It’s a market of stocks, not a stock market. This classic day trader proverb implies that you can always make money providing you pick the right stocks. The issue with stock speculation is the evidence of long term success isn’t remotely on the side of active traders.
Bulls make money, bears make money, pigs get slaughtered. This demonstrates an active trader’s mentality that superior skill can make money in any market, but only within the confines of their own greed. Again, we see speculation on when to get in and when to get out, a short term mentality that requires the daunting task of accurately identifying when a stock is over or underpriced.
On the flip side: Here’s some of the wisest
I’d compare stock pickers to astrologers but I don’t want to bad mouth astrologers. Rarely at a loss for words, the father of modern finance and Nobel Prize winner Eugene Fama speaks to the difficulties in identifying stock miss pricings. Based on decades of data, studies have shown that the average actively managed dollar is far more likely to underperform the average passively managed dollar.
Warren Buffet is probably the most quoted investor of our time with gems like “When the tide goes out, you see who’s swimming naked” in reference to having a lack of diversification in your portfolio when markets pull back. In these instances, concentrated exposures in any one specific investment can spell disaster for a portfolio. Other Buffet favorites include: “The most important quality for an investor is temperament, not intellect” and “Be fearful when others are greedy. Be greedy when others are fearful" both speaking to the well-known emotional tendencies of investors. Above all, patience and levelheadedness are two attributes that investors should hold in the highest regard.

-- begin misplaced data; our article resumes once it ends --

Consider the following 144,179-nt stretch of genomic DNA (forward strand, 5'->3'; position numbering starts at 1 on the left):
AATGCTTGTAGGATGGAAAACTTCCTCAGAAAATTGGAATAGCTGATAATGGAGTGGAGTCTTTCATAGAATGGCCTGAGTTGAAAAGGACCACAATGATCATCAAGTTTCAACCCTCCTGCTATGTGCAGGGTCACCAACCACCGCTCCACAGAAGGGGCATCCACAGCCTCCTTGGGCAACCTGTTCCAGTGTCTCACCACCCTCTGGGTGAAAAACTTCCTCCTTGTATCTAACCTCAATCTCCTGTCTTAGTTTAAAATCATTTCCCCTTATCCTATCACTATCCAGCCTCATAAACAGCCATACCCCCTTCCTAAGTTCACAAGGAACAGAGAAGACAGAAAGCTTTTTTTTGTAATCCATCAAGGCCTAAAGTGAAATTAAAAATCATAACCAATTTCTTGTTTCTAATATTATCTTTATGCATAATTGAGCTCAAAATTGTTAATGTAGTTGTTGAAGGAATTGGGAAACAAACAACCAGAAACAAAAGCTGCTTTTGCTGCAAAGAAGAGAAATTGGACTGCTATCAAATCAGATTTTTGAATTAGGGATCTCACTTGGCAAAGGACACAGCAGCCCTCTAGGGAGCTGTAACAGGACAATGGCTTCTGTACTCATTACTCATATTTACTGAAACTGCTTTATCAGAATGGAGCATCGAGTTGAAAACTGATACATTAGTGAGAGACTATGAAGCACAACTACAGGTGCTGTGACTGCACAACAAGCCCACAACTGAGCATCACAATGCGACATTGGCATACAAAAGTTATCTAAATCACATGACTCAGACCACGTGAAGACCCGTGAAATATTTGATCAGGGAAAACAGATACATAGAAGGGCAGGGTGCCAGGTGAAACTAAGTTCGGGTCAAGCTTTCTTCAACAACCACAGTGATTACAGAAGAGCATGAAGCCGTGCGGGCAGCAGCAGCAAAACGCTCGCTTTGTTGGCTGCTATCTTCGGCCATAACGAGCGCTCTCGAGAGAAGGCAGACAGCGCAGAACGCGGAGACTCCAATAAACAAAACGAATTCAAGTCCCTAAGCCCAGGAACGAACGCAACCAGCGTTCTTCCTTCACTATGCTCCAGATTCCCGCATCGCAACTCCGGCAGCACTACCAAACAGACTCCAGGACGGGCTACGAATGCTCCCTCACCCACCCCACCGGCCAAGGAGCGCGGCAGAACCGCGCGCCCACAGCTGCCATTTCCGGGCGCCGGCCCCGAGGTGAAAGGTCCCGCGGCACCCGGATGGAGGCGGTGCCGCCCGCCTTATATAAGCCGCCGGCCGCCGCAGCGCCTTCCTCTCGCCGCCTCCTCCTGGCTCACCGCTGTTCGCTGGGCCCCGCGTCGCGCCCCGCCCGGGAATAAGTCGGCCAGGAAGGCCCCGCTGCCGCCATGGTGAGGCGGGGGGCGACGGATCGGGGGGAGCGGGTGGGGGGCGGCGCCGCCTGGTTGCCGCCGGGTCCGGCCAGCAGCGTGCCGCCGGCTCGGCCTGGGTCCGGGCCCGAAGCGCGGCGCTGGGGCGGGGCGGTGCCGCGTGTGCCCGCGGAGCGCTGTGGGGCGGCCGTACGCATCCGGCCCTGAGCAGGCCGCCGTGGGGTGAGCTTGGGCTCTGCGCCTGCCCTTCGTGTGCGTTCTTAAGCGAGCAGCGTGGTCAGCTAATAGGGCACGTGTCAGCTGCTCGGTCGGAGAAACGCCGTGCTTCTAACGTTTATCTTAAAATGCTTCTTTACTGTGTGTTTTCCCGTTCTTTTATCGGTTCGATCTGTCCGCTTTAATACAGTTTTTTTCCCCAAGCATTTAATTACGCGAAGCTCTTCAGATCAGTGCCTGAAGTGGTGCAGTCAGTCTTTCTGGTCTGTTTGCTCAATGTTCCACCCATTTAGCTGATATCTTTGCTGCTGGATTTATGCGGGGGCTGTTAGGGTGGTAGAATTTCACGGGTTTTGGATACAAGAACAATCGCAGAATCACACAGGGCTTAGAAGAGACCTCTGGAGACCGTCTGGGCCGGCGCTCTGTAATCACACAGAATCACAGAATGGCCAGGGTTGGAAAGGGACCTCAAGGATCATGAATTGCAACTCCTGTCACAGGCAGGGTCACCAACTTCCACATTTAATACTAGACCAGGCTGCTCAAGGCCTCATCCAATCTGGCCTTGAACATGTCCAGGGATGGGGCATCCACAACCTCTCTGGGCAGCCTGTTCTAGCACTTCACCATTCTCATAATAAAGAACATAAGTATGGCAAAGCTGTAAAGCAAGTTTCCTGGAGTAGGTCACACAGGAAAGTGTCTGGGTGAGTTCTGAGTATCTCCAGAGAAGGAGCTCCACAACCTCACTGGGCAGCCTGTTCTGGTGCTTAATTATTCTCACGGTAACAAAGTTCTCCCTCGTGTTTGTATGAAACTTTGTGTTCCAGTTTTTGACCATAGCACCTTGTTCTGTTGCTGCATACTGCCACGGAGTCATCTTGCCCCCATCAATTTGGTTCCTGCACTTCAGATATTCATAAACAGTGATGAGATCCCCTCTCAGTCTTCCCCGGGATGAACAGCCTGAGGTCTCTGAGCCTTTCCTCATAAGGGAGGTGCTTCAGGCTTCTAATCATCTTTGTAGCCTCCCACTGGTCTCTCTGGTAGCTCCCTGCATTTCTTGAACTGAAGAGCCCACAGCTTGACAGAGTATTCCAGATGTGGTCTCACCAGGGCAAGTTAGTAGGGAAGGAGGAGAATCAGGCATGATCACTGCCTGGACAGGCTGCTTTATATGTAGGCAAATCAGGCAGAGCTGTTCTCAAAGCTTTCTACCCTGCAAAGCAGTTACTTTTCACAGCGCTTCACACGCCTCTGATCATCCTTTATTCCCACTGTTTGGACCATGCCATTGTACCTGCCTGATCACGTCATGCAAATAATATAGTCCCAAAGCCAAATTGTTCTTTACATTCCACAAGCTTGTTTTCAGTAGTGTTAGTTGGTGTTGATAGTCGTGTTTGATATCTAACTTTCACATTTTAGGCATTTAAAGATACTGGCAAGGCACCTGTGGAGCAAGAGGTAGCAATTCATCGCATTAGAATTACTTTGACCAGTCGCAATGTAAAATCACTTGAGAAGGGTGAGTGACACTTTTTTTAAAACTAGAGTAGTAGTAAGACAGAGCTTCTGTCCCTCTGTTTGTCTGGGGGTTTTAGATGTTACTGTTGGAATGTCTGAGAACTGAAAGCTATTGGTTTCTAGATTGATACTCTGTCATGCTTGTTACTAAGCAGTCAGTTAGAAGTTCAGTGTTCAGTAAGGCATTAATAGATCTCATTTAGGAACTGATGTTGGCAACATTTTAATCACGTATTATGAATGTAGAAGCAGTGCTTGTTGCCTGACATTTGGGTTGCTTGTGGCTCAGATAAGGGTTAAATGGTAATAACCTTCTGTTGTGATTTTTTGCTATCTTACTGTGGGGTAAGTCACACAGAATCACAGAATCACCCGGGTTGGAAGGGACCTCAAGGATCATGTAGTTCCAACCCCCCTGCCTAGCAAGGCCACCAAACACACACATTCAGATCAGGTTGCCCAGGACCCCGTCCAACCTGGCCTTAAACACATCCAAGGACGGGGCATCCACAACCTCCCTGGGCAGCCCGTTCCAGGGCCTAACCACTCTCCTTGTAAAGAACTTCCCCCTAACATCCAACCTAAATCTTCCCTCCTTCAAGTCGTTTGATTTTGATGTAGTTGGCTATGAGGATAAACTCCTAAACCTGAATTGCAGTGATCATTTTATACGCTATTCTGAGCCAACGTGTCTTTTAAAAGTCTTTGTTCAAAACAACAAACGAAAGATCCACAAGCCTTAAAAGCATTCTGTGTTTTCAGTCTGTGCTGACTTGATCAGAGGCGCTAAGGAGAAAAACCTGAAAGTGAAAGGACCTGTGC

John Maynard Keynes’s famous line “Markets can stay irrational longer than you can stay solvent” has been used to describe a variety of scenarios not limited to the disposition of investors and the unpredictable nature of markets. We’ve been through five different bull and bear markets over the last 27 years, each with significant variations in how long they lasted.
Author of “The Intelligent Investor,” value investing pioneer Benjamin Graham spoke to "The investor's chief problem, even his worst enemy, is likely to be himself." Most investors have emotional attachments to hard earned money, which can lead to decisions that are detrimental to long term success. He also thought that “To be an investor you must be a believer in a better tomorrow.” It’s a basic prerequisite to believe that advancements in technology, standards of living, and ultimately profits will rise over time. Without this ideology, there would simply be no reason to invest.